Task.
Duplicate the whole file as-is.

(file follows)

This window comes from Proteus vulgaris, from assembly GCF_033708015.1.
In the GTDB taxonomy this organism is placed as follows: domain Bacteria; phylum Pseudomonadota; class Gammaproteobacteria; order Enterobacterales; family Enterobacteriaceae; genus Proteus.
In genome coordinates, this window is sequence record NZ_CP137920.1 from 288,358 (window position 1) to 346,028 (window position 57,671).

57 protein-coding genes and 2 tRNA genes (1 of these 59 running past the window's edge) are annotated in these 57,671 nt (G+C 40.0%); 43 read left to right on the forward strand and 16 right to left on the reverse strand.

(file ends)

This window comes from Proteus vulgaris, from assembly GCF_033708015.1.
In the GTDB taxonomy this organism is placed as follows: domain Bacteria; phylum Pseudomonadota; class Gammaproteobacteria; order Enterobacterales; family Enterobacteriaceae; genus Proteus.
In genome coordinates, this window is sequence record NZ_CP137920.1 from 288,358 (window position 1) to 346,028 (window position 57,671).

57 protein-coding genes and 2 tRNA genes (1 of these 59 running past the window's edge) are annotated in these 57,671 nt (G+C 40.0%); 43 read left to right on the forward strand and 16 right to left on the reverse strand.